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Soon, new body armor for soldiers

MANILA, Philippines - If things work out as planned, the government will purchase new military equipment and body armor to provide protection to soldiers in field units who are engaged in combat operations.

The Department of National Defense (DND) said it will acquire P174 million worth of force protection equipment to support the military’s security operations.

An invitation to bid signed by DND Bids and Awards Committee (BAC) chairman Assistant Secretary Patrick Velez said the DND is looking to purchase 3,480 sets of body armor.

The deadline for the submission of bids is on Feb. 6 at 10 a.m. The opening of bids will be held on the same day at the DND building at Camp Aguinaldo in Quezon City.

Velez said bidders should have completed within five years from the submission and receipt of bids a contract similar to the project.

The bidding would be conducted through open and competitive bidding procedures. The bids will be opened in the presence of the bidders’ representatives, DND officials and private sector observers.

Local and foreign firms may join the bidding subject to the eligibility conditions set by the implementing rules of the procurement law. The BAC would not accept bids submitted beyond the deadline.

Interested parties may acquire bidding documents from the BAC secretariat upon payment of a non-refundable fee of P25,000.

The Aquino administration has vowed to provide the military with the necessary equipment to allow it to perform its mandate.

The Army would be provided with new assault rifles, armor assets, tanks, armored personnel carriers, force protection equipment like helmets and bulletproof vests, night-fighting equipment, and radios.

The government would also acquire surface attack aircraft, air defense radars, long-range patrol aircraft and closed air support aircraft for the Air Force.

For the Navy, the government plans to buy strategic sealift vessels with amphibious vessels, offshore patrol vessels, three naval helicopters, coast watch stations and weather-heavy endurance cutters.

Regional security still primordial concern

Defense officials flew to Italy this weekend to inspect military equipment in line with their plan to approve 138 modernization projects worth P70 billion by July.

DND spokesman Peter Galvez said Secretary Voltaire Gazmin’s team left the country yesterday and is expected to be back on Friday.

Gazmin was accompanied by Defense Undersecretary for Finance, Munitions, Installations and Materiel Fernando Manalo, Velez and staff members of the BAC.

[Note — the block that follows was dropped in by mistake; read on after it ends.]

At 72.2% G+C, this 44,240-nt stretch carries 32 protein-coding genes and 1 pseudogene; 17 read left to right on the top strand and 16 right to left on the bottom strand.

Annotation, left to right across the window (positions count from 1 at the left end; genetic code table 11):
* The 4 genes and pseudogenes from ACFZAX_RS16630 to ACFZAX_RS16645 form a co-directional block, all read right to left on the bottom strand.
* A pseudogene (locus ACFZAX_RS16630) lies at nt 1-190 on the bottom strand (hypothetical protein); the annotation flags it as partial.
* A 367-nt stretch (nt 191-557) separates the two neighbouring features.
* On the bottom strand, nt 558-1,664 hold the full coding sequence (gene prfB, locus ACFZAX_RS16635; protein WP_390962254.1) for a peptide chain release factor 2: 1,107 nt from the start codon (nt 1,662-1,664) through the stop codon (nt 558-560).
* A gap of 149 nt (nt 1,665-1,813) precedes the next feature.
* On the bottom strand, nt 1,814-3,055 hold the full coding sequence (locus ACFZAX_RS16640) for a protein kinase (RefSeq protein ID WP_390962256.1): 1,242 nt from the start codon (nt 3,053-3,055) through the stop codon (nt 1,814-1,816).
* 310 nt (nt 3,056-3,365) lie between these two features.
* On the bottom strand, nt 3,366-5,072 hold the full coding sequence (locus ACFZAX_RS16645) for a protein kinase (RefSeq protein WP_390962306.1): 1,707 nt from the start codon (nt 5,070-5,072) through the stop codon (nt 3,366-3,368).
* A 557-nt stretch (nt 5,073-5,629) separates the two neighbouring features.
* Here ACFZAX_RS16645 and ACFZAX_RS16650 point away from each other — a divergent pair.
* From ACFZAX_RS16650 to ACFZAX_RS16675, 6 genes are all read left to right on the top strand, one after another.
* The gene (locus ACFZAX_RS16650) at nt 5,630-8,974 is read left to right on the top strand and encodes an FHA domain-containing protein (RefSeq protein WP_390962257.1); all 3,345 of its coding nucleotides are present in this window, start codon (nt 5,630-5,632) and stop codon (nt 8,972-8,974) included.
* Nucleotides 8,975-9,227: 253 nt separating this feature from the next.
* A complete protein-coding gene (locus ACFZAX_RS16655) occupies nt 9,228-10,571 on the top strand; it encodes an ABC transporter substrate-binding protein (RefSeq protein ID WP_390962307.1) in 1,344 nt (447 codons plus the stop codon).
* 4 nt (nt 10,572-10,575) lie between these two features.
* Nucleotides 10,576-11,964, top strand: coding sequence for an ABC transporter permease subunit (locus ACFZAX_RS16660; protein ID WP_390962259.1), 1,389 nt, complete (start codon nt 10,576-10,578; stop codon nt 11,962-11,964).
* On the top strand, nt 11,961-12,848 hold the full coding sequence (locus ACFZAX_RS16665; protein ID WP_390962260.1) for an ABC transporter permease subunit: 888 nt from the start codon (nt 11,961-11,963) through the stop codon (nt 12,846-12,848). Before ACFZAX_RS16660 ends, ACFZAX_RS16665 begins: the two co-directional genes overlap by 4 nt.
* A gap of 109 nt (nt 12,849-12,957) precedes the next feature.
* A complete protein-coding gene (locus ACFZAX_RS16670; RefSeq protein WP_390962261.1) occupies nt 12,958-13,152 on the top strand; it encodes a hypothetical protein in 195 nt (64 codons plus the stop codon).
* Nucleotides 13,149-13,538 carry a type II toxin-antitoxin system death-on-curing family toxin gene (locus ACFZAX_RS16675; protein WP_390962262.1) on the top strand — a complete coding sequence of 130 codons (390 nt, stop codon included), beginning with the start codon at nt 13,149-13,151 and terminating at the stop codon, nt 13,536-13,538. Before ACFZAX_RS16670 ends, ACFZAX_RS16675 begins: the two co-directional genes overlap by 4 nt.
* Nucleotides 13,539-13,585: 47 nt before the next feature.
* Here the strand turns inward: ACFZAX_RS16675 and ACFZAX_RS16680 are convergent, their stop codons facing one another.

“They will go to about 20 different locations and companies, both government and private. They will inspect and evaluate the offers of companies in Italy and also witness the testing of equipment,” Galvez told The STAR in a phone interview yesterday.

Gazmin said in an interview last Friday that they would inspect ships, planes and tanks available in Italy. He did not say what specific equipment would be acquired from the European country.

“We have assessment teams that would go to different countries to evaluate the equipment they are offering,” he said.

Other countries that offered defense equipment to the Philippines include Spain, the United States, Korea, France and the United Kingdom.

“Our main responsibility is to ensure the approval and signature of the contracts for all the 138 projects for the AFP (Armed Forces of the Philippines) modernization and capability upgrade program not later than July 31, 2012,” Gazmin said.

AFP chief Lt. Gen. Jessie Dellosa said priority would be given to the needs of the Navy and the Air Force.
“We lack equipment needed to defend our territory,” he said.

Most of the projects would be acquired through government-to-government transactions but others would be acquired through open and competitive bidding. Gazmin said the medium-term projects would be completed in 2016.

Galvez said among the funding sources are the AFP modernization budget and proceeds from the Malampaya natural gas project.

He said the DND would ask Malacañang for a multi-year obligation authority.

Such authority would allow an agency to enter into a multi-year contract for its projects, which, in the DND’s case, would include the procurement of military equipment.

Galvez said the multi-year obligation authority would cover the period 2013 to 2016. This would allow the AFP to use the purchased equipment while the government is paying for them on installment basis.

Gazmin, however, admitted that approving the contracts of the 138 projects in six months is a challenge.

“The factor of time is our adversary. Nevertheless, I am confident that we shall prevail in the pursuit of this objective. Our worst-case scenario is November. But if we attain at least 50 percent by July, that would still be a good batting average,” he said.

Dellosa welcomed DND’s support for their modernization program, noting this came at a time when regional security concerns are being addressed.

“Expectations are high whenever we hear the word modernization but admittedly much is still to be done in upgrading our capabilities and equipage if only to be fully effective in winning the peace for this country,” he said.
The Philippine Star
January 29, 2012 12:00 AM


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